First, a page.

In my last post I talked about how church people can come across as legalistic and self-righteous and what they should do to avoid that. In this post I want to discuss how people that don’t go to church often misinterpret the situation and how they can look at it in a different light.
First, in many circumstances we are operating under a different definition of the term “tolerance”. To the average church-goer the word “tolerance” means something like, “I think I am right. You think you are right. One of us is right or one of us is wrong or we are both wrong, but we can still live in peace, be civil and even be friends.” To the non-church person the definition of tolerance is often more like, “You’re right. I’m right. Everybody’s right even though we are saying two totally different things. Don’t try to convince me and I won’t try to convince you.” If you want to see a discussion of two people with differing definitions of “tolerance” check out this interview between Mark Driscoll and Piers Morgan.
Second, you must realize that even legalistic Christians are usually acting out of love for you.* Yes, their approach could have been better, as we have already discussed, but the bottom line is they care about you. Think of it like this: if you knew a friend of yours was about to drive on a road in which you know the bridge is out, what would be the loving thing to do? Tell them? Or let them go and hope for the best? Obviously, you would tell them. Most Christians believe that without Jesus you are destined for an eternity apart from God in a place called hell. The most loving thing a Christian can do is try to help you see that the bridge is out and you need to make a route change. So, even though their approach may have been misguided and too blunt the reality is that they love and care about you. That is why they are taking the time and effort to tell you.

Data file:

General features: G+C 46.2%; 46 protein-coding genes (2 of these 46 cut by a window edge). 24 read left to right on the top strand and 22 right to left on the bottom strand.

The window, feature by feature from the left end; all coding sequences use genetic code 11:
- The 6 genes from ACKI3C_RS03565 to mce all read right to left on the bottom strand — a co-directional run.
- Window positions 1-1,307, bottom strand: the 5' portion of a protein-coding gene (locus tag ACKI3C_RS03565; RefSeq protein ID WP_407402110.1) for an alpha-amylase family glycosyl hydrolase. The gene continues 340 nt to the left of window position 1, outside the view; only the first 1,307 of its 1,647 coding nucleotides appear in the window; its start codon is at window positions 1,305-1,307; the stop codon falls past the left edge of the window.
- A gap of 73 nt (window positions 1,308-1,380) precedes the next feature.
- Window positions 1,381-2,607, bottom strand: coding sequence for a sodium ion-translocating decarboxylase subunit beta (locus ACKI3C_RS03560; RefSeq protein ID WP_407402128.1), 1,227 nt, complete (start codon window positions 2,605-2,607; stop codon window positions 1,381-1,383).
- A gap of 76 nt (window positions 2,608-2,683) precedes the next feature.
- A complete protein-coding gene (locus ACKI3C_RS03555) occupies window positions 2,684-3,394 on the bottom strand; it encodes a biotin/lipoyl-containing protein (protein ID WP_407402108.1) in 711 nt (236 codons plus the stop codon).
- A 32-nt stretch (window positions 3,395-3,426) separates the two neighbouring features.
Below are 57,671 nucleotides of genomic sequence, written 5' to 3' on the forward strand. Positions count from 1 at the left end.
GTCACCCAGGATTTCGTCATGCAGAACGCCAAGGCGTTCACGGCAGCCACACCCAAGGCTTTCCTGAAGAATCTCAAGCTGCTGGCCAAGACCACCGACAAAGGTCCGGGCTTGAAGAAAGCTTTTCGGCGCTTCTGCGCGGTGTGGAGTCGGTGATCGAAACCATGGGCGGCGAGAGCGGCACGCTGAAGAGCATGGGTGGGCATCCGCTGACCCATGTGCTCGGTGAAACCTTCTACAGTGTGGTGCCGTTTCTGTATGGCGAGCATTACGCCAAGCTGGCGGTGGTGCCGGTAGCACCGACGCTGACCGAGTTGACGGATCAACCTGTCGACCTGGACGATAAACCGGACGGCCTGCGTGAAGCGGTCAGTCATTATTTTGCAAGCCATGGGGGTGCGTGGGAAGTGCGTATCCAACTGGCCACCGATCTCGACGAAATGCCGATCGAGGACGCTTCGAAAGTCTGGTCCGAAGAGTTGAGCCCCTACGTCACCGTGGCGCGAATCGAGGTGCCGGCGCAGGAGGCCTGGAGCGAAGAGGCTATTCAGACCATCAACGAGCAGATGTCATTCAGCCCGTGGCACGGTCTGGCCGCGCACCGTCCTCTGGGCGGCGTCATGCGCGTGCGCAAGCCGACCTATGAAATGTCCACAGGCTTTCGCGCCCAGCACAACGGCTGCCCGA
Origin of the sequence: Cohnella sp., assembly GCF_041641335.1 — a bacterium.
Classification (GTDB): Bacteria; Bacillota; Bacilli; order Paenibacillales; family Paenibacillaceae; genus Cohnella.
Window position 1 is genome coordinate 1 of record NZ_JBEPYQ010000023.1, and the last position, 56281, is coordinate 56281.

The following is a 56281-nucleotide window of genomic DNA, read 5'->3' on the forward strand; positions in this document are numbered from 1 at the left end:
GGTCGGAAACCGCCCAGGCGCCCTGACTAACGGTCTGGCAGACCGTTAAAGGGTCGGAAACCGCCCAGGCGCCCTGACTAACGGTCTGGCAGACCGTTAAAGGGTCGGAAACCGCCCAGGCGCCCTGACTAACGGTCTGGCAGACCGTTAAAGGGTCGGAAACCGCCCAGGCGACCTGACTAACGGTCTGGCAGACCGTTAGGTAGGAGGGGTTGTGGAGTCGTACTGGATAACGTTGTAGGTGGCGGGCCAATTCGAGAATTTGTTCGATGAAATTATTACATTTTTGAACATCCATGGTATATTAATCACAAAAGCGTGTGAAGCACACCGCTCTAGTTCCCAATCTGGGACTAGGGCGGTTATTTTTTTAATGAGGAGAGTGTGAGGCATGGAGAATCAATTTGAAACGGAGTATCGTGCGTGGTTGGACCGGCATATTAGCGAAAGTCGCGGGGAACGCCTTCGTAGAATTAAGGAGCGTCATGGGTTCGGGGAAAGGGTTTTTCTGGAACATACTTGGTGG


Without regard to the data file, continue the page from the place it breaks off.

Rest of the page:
Perhaps you have been hurt by a Christian or a number of Christians in the past. There are a couple of things you should remember:
1. They were most likely acting out of a place of love
2. Not all churches and church-people are the same. There is great diversity within Christianity between churches and church-goers in the more practical matters of the faith. There is a great deal of difference between the Westboro Baptist Church and a church like LifeBridge.
3. Find out for yourself who Jesus is. Christians are followers of Jesus, and even though we try we don’t always live up to his standard (understatement of the year). Let Jesus speak for himself in the gospels. It always amazes me how many people have written off Jesus without ever reading the gospels.
*Unfortunately some churches masquerade as Christian and spew hate language with no intention of leading someone closer to Jesus, i.e. The Westboro Baptists. Those who hold these extreme ideologies are not who I am referring to here.